Stay calm and collected is not only good for your own mental health, but it also helps the children you work with understand the value of positivity. There are a number of strategies you can use to make sure the day goes smoothly. Here are some ways you can stay calm on the job after becoming an education assistant.

Get to Work Early, and Take Deep Breaths Before Class Starts

The period when you arrive at work but the school day hasn’t yet begun is ideal for finding a moment to practice some strategies and exercises for keeping calm. For example, you can sit down at a desk or other comfortable spot and perform breathing exercises, perhaps while listening to calming music. You can even practice mindfulness or meditation to help you stay calm and positive. However you choose to relax, do something at the beginning of the day so that you feel better prepared for whatever challenges may arise later on. That way you can approach the rest of the day with a sense of calmness and focus.

Be sure to take deep breaths before class, and practice meditation or mindfulness

Be sure to take deep breaths before class, and practice meditation or mindfulness

To Become an Educational Assistant, Have a Plan of Action with Students

If you love working with children, you’ll understand that every child is different and has their own distinct behavioural traits, learning styles, and challenges. In fact, taking an individualistic approach to each child is something you’ll learn the importance of in your training to become an educational assistant. Therefore, if for any reason students are disruptive or act out, make sure you work with the teacher to have a plan for how you’re going to manage the situation, and subscribe to it from that point onward. By planning beforehand you will feel like you’re in control of the situation when students do become emotional or disruptive.

Stay Positive Around Children and They’ll Stay Positive in Turn

In your education assistant training, you’ll learn how to use your communication skills effectively with children and how best to meet their individual needs. Speak in a friendly, relaxed tone at all times with students, and encourage them to succeed. Remaining positive tends to rub off on children and can be a subtle way of encouraging them to stay positive too. If they don’t immediately respond in kind to your calm demeanour, try not to become angry or emotional. Simply stay positive and talk to the children in a calm and soothing voice. By maintaining a positive attitude, eventually your rapport with the children will improve. Keep with your plan to remain measured at all times, and remember that this can sometimes be a marathon, not a race.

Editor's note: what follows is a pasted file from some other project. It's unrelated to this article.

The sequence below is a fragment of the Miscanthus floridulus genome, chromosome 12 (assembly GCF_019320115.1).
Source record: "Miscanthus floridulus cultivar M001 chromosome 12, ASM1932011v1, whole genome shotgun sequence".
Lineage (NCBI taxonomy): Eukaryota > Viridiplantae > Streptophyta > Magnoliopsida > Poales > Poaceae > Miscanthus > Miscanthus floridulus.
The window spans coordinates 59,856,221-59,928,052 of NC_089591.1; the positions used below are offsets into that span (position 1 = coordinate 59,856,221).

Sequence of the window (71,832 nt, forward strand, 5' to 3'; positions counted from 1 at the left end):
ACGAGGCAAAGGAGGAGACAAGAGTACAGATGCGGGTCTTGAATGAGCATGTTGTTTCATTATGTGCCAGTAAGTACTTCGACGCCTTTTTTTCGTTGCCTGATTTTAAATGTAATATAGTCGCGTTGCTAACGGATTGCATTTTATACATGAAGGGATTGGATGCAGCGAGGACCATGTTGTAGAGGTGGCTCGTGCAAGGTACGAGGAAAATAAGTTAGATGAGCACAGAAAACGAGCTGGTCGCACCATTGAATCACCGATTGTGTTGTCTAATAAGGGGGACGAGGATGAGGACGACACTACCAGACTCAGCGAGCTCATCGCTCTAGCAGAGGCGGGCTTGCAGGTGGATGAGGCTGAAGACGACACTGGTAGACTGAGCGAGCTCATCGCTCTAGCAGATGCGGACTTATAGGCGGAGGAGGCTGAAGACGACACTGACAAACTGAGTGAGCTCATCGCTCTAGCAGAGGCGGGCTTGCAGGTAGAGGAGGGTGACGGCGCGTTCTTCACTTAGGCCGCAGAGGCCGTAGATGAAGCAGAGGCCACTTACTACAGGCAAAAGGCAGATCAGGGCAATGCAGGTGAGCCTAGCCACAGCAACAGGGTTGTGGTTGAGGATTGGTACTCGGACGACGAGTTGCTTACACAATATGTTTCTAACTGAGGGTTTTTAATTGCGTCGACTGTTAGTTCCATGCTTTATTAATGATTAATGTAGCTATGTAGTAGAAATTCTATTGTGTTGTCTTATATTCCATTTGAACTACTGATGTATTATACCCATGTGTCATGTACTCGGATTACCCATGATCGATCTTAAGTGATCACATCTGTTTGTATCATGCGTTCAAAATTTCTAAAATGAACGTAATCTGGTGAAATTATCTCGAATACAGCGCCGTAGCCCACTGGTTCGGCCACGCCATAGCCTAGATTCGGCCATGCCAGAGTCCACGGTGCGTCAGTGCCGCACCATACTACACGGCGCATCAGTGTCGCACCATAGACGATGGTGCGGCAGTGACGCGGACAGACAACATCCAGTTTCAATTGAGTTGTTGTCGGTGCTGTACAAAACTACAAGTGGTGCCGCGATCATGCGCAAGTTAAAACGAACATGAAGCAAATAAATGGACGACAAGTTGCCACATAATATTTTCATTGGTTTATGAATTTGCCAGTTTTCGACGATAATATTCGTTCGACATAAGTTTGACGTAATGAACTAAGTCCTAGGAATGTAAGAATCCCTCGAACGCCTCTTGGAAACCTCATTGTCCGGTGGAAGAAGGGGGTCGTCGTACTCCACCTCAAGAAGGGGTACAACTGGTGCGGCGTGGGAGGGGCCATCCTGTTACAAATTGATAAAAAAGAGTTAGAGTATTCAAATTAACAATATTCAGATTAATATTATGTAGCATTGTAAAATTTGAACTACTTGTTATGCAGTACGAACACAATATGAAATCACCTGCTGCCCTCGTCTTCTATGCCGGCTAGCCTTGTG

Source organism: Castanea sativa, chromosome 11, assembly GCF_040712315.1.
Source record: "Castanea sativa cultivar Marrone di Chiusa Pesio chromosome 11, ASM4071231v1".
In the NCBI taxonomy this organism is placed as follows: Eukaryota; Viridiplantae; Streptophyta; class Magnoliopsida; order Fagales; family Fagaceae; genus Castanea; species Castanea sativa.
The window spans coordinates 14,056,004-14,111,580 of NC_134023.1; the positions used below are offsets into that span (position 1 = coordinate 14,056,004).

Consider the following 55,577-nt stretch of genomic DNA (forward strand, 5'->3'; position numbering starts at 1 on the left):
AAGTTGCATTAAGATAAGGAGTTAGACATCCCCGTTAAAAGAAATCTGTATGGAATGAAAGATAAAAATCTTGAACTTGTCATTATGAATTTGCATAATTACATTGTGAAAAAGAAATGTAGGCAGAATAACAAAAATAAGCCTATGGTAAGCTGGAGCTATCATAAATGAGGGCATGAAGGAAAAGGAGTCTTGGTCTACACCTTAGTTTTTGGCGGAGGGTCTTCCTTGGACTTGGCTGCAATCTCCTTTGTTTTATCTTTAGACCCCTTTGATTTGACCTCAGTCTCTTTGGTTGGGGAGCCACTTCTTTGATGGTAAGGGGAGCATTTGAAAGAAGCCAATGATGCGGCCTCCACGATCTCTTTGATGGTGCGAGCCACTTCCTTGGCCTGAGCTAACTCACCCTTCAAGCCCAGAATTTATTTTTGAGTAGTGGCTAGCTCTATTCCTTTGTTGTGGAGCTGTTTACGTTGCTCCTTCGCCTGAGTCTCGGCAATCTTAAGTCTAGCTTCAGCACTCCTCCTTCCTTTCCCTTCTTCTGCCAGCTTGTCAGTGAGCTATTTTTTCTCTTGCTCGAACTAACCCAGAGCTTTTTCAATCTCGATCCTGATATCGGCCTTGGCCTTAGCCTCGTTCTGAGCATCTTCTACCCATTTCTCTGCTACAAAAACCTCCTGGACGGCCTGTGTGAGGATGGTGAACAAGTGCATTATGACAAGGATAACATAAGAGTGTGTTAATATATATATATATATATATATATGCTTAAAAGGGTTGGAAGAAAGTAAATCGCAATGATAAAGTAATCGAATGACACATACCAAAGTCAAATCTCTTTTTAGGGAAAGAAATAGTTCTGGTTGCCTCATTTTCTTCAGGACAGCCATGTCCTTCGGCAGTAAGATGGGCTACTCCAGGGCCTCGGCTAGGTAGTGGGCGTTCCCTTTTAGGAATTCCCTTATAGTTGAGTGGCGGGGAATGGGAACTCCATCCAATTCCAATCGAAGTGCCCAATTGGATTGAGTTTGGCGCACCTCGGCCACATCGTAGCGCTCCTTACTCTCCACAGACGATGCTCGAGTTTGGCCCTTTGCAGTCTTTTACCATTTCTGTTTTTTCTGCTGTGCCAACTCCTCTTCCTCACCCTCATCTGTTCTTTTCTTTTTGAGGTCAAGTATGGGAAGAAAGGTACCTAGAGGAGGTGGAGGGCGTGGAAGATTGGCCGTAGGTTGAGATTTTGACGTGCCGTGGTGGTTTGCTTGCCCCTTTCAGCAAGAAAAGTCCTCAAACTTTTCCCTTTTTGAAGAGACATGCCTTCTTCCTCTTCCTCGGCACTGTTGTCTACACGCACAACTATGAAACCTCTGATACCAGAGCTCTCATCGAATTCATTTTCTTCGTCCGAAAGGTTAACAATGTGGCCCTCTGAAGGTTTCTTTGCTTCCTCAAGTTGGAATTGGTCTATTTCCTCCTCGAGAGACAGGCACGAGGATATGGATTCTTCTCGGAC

Staying positive around children can improve your rapport with them

Staying positive around children can improve your rapport with them

Do you want to take an educational assistant course?

Contact KLC College to find out more!

Interested in Education Assistant Training? Here’s What You Should Know About Positive Behaviour Supports

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Education assistants support teachers in the classroom by understanding students’ behavioural characteristics, assisting in developing individualized student programs, and much more. To help them accomplish important tasks like these, education assistants help carry out behavioural interventions for students who exhibit problem behaviours or who are struggling academically.

One type of behavioural intervention that’s frequently used in schools is called positive behaviour support (PBS), which is designed to promote good behaviour in students. Because PBS is so widespread in education, it is important for education assistants to understand the theory behind it and how it is applied in the classroom.

Positive Behaviour Support Helps Encourage Good Behaviour in Children